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Few railroads expected to meet safety installation deadline

According to a Federal Railroad Administration report released on Aug. 7, only three rail companies are expected to meet the deadline to install positive train control safety technology. Residents of New York and other states across the country who use the rails for commuting might be surprised to learn that the deadline is the end of the year.

BNSF Railway is the only freight railroad to file safety plans with the government, and the Southeastern Pennsylvania Transportation Authority and Los Angeles' Metrolink are the only commuter railroads to submit safety plans. The submission is required before the companies can implement the safety technology.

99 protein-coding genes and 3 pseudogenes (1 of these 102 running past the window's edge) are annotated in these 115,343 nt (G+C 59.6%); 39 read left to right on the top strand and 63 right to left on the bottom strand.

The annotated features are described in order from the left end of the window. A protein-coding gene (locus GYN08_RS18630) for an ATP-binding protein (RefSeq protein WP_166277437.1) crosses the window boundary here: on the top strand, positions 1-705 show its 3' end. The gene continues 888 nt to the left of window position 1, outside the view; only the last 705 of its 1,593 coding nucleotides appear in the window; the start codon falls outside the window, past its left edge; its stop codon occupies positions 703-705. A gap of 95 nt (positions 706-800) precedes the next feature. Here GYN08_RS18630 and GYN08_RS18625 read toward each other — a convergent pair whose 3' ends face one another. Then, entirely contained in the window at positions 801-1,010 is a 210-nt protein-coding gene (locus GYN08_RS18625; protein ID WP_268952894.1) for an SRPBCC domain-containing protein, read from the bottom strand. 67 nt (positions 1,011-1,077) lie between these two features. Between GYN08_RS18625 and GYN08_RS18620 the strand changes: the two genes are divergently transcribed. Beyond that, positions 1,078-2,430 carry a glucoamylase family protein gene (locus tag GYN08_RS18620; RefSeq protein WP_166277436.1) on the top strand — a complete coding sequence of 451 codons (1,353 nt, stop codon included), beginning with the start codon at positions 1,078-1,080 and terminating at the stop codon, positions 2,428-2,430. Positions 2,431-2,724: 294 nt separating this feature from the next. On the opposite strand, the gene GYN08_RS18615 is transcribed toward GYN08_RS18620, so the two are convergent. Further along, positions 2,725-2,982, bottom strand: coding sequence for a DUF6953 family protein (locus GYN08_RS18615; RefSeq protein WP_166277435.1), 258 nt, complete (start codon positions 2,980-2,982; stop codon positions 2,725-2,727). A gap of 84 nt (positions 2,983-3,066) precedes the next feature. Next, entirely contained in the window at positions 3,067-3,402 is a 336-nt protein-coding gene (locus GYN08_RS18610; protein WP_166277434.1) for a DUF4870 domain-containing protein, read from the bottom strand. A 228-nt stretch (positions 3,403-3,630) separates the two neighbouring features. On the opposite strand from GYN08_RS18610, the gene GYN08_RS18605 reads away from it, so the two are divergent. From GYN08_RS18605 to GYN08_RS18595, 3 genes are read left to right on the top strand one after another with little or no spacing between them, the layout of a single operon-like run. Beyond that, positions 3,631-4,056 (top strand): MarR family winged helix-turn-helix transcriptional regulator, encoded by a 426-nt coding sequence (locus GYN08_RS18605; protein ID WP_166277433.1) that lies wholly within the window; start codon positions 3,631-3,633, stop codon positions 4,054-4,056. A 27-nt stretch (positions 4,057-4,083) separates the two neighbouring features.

The nation's railroads were given seven years to install the technology when Congress passed a rail safety law in 2008. The positive train control technology relies on computers, GPS and wireless radio to monitor the position of trains. It allows the railroads to automatically slow or stop trains that could derail because they are moving too fast, are on a collision course with other trains or are near rail work crews. Although Amtrak has not filed its plan, representatives say that the PTC technology should be in operation in the Northeast Corridor by the deadline. Other rail companies are farther behind, with the largest freight railroad, Union Pacific, not having any of its trains equipped with the technology.

Railroad companies have tried to get Congress to push back the deadline, and a bill was introduced earlier in 2015 to give them five to seven more years. This is mainly because the PTC is expensive, and creating a system that multiple railroads can use has made the effort more complex.

Many of the people who were injured in the Amtrak derailment earlier in 2015 were employees of that railroad company. People who are injured on the job might want to speak with an attorney to determine their eligibility to file a claim for workers' compensation benefits.

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